(This is another special posting by Suzy. I hope you enjoy it.)
Tuesday, 12 March 2012, a day that will not reside in anyone’s memory for any great period of time. At least not for the reason I’m referencing it. That’s the day I heard that after 244 years the Encyclopaedia Britannica will no longer be printing a hard copy, though they expect to maintain an online presence. First published in Edinburgh, Scotland, in 1768, the Britannica became famous for its quality of writing and expert contributors. In an effort to remain current, it had begun publishing every other year. In an earlier, more leisurely era, most encyclopedias’ major revisions were done about once a decade. The 2010 Britannica 32-volume set will be the last. Jorge Cauz, the president of Encyclopaedia Britannica Inc., is assuring people that the company will maintain a digital edition for a cost of $70 a year; a great savings in money, currently $1,400 for the 32-volume set, and shelf space. In an effort of keep its readers, the company is marking the end of the print version by making the contents of its website available free for one week. By the time you read this that week will have expired.
When I shared this woeful news with Walt he said, “True, but it has no significance.” In other words, overtaken by events. Our knowledge of our world is growing at ever increasing speeds. We live in an immediate gratification society where we expect to have the most current information at our fingertips 24/7. We don’t even say twenty-four hours a day for seven days a week. Still, it makes me sad.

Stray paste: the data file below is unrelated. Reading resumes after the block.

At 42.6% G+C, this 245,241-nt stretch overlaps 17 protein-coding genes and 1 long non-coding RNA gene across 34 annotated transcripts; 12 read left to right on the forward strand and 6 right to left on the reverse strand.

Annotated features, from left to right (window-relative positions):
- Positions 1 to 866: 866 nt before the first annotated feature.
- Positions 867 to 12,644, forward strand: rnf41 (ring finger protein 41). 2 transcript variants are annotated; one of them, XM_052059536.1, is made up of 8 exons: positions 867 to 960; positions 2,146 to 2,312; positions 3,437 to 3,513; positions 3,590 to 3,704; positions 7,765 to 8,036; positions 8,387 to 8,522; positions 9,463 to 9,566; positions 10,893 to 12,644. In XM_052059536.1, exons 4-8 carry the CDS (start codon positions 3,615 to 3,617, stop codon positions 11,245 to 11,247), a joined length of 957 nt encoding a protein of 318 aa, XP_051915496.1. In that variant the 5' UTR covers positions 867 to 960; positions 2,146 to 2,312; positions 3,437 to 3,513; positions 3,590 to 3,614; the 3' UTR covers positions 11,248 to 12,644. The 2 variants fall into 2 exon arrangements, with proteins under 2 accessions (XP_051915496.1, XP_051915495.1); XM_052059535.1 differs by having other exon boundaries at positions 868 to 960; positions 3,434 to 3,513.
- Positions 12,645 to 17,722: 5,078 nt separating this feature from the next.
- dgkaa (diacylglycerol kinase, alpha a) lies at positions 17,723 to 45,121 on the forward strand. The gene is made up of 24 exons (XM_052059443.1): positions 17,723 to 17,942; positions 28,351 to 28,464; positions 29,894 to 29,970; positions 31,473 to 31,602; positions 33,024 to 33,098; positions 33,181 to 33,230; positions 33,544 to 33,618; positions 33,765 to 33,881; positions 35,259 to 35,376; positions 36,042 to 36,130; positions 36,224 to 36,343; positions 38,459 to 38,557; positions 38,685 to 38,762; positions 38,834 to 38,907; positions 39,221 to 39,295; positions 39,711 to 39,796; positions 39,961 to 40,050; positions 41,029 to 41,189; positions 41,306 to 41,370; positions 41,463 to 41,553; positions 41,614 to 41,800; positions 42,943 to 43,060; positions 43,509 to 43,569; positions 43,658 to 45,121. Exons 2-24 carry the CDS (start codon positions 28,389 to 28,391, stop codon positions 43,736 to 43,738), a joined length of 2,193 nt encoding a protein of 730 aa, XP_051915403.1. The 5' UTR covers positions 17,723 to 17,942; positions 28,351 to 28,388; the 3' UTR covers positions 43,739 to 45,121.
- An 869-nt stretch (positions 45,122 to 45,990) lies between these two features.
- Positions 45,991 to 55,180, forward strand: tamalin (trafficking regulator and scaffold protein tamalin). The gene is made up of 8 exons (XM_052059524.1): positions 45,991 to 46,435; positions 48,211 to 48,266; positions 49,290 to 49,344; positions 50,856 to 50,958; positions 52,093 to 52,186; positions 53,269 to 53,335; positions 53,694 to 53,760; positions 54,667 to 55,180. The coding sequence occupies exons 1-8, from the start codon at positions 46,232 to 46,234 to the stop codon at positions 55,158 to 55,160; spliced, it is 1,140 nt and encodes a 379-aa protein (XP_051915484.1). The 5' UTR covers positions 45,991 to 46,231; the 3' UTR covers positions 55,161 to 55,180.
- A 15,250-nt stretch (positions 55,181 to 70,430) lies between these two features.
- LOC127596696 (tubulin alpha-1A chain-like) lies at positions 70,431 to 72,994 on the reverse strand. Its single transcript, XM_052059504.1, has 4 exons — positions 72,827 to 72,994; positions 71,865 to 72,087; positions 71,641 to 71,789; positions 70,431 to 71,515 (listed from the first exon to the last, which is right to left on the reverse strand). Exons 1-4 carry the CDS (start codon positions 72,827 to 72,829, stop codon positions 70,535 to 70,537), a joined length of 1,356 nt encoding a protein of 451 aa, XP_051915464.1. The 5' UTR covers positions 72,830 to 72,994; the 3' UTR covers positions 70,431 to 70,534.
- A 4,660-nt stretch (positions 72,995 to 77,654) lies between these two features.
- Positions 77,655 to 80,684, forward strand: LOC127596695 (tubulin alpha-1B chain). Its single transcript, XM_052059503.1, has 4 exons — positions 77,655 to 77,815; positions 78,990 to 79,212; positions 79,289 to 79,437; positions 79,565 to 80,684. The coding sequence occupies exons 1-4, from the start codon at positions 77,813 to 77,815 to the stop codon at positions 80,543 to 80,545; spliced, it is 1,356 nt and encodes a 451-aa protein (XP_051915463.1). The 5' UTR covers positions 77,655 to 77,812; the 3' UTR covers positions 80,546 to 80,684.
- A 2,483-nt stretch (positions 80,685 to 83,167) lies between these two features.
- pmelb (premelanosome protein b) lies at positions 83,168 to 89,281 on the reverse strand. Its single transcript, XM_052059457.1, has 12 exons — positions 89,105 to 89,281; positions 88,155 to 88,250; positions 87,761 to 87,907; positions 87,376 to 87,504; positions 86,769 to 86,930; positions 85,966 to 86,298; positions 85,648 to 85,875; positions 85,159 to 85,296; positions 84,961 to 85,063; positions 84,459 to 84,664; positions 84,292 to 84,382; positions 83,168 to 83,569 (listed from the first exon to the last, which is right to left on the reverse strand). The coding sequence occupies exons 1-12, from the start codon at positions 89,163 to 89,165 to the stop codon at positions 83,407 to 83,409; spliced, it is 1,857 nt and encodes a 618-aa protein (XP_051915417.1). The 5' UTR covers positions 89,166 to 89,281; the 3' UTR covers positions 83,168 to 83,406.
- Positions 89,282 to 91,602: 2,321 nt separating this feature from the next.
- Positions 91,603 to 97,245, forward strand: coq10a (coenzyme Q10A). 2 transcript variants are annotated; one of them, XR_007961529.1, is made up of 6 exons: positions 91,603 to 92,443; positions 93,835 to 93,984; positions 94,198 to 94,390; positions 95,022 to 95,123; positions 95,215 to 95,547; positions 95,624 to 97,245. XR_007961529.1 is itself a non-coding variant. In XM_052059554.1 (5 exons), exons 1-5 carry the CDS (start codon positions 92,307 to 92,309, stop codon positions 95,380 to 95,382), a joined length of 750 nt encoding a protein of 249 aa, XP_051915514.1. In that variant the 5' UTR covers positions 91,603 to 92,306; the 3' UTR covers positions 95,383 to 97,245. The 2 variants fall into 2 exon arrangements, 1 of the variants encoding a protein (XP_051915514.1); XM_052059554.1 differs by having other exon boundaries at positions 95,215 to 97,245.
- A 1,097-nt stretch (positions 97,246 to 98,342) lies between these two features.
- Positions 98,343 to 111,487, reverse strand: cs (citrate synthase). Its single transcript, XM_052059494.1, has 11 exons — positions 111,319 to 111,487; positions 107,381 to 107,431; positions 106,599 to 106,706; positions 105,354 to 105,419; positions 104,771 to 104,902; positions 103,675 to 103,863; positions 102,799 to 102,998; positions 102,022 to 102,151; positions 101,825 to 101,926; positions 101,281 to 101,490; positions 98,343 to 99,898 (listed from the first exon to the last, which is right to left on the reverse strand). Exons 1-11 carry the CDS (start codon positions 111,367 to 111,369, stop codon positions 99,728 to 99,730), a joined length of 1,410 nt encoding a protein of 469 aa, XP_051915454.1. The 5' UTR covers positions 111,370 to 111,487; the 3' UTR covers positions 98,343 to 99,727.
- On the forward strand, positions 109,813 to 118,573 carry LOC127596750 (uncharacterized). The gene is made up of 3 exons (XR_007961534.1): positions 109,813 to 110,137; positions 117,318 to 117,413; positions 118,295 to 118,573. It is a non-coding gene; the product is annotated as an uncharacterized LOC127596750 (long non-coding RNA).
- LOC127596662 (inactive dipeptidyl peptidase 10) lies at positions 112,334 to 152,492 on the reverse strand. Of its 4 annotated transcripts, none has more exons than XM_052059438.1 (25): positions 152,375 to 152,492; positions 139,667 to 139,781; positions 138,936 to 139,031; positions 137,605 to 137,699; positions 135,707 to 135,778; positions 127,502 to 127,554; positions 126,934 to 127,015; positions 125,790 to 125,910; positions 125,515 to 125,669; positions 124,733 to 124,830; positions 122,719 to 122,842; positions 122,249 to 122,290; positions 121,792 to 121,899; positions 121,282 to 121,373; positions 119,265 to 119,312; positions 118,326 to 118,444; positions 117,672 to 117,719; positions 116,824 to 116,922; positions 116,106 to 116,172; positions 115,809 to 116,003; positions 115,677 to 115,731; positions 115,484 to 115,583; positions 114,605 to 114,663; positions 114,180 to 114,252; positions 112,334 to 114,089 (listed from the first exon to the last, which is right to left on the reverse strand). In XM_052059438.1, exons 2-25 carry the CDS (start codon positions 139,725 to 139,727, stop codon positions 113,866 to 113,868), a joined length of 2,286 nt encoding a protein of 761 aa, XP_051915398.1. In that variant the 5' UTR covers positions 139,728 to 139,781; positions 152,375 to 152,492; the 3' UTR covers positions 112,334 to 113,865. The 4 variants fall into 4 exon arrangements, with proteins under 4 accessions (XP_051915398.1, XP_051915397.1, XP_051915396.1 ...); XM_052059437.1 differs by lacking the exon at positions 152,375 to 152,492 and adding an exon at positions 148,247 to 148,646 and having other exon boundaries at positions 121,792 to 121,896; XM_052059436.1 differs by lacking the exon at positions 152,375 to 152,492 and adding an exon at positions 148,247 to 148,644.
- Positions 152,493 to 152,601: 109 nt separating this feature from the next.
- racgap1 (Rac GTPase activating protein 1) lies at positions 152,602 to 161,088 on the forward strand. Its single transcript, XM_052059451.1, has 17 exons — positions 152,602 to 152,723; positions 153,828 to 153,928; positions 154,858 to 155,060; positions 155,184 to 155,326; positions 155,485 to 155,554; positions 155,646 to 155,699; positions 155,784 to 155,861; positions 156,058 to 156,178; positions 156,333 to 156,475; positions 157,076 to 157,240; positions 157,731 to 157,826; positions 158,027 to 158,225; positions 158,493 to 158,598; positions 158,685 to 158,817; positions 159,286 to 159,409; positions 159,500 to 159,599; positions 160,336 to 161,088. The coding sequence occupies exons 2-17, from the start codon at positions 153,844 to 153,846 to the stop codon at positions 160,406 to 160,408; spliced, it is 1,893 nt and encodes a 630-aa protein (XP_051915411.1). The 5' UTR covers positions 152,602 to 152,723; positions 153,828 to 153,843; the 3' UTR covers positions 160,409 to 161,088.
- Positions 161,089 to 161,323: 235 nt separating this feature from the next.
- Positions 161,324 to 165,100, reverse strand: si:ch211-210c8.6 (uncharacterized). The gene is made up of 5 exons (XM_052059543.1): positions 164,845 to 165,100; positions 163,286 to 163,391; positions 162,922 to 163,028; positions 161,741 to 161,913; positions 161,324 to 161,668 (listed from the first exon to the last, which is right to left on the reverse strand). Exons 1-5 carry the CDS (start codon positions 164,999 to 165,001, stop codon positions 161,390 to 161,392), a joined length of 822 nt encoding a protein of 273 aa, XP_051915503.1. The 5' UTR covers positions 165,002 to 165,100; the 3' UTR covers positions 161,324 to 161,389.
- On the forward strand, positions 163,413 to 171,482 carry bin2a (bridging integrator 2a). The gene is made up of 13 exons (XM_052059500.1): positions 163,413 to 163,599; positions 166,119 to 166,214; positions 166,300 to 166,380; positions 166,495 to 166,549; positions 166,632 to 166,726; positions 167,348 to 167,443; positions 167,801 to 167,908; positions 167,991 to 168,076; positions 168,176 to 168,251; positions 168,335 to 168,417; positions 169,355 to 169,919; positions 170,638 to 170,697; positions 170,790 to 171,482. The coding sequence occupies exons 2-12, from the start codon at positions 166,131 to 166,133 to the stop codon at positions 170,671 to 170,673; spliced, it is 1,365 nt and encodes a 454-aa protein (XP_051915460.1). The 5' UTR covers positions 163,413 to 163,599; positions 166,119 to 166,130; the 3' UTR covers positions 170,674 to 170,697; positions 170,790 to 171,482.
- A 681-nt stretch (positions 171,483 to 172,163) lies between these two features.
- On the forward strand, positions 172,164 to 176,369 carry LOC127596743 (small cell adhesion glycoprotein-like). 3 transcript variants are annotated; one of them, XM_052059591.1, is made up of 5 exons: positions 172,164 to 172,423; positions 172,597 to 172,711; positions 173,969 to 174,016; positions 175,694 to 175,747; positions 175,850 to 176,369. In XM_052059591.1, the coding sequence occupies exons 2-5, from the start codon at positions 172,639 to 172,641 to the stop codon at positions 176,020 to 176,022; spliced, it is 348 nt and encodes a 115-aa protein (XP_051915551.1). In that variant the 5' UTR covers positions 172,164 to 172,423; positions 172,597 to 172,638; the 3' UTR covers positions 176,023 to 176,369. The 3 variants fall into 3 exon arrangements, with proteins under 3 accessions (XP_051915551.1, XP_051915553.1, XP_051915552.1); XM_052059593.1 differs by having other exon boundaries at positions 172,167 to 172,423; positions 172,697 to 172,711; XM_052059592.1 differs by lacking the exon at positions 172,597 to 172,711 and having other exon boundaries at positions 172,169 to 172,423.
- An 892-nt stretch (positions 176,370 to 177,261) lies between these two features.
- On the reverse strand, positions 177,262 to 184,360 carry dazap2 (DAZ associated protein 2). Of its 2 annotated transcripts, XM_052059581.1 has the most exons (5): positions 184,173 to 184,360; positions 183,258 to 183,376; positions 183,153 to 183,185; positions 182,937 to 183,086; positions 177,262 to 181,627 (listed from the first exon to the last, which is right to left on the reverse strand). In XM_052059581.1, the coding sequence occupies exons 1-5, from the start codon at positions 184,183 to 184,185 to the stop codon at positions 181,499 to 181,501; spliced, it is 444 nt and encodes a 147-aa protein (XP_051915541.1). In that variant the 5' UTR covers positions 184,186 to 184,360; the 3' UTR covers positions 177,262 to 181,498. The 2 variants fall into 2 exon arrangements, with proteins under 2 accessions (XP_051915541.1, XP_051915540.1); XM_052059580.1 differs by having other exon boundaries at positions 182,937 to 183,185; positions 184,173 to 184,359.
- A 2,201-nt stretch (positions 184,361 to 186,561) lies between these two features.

I fondly remember my first reading of an encyclopedia. I’d learned to spell the word with Jiminy Cricket. Then we went to stay with my father’s parents while he was transferred to a new duty station. My grandparents had a small bookshelf at the top of the stairs of their Philadelphia row house. On the second shelf was a series of red bound books approximately 5 by 7 inches and an inch and a half or so thick. They had gotten it for my father when he was going through school. It had been published during what we now refer to as the Great Depression. First pass, I paged through all the volumes looking for pictures. Most drawings were pen and ink, but each book had an insert of photos, black and white, of course. Then I began reading. I learned about Afghanistan, an exotic place famous for keeping the British out. There was no United Nations and the League of Nations had already become a non-entity. It was the Great War, as the Second World War with Germany was still several years off when the books were printed. We did have 48 states. I wish we still had those books. As a snapshot of an era, they were a treasure. Within a year, we were living in Rhode Island and I was frequently babysitting for the neighbor’s four children. After I saw them to bed I would begin reading the family’s encyclopedias. Yes, they had two! One was a children’s edition with many stories on animals, our historic figures, and crafts. They also had a World Book. The children’s set had been the premium gift for their purchase of the adult version. I was in heaven. I couldn’t wait to be asked to sit for their children at night so that I would have quiet time to read. This set told about the world I knew, not the musty version in my grandparent’s house. I could still smell the newness of these volumes. I think I may have been the first to open some of them.